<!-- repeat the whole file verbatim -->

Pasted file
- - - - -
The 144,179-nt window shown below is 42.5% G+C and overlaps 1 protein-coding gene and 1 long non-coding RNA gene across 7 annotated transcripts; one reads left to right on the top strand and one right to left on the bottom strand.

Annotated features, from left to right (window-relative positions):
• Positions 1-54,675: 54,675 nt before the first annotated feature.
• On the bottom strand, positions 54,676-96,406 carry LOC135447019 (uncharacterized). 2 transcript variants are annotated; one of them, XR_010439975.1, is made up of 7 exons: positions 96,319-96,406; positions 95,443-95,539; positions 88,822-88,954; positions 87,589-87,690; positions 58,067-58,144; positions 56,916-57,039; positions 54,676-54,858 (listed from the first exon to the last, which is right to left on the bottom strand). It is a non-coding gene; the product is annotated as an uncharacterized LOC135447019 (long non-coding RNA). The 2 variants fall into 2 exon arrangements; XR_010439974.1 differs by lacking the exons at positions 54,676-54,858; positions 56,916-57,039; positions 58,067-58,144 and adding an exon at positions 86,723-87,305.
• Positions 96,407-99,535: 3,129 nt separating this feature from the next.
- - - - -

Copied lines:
The 144,179-nt window shown below is 42.5% G+C and overlaps 1 protein-coding gene and 1 long non-coding RNA gene across 7 annotated transcripts; one reads left to right on the top strand and one right to left on the bottom strand.

Annotated features, from left to right (window-relative positions):
• Positions 1-54,675: 54,675 nt before the first annotated feature.
• On the bottom strand, positions 54,676-96,406 carry LOC135447019 (uncharacterized). 2 transcript variants are annotated; one of them, XR_010439975.1, is made up of 7 exons: positions 96,319-96,406; positions 95,443-95,539; positions 88,822-88,954; positions 87,589-87,690; positions 58,067-58,144; positions 56,916-57,039; positions 54,676-54,858 (listed from the first exon to the last, which is right to left on the bottom strand). It is a non-coding gene; the product is annotated as an uncharacterized LOC135447019 (long non-coding RNA). The 2 variants fall into 2 exon arrangements; XR_010439974.1 differs by lacking the exons at positions 54,676-54,858; positions 56,916-57,039; positions 58,067-58,144 and adding an exon at positions 86,723-87,305.
• Positions 96,407-99,535: 3,129 nt separating this feature from the next.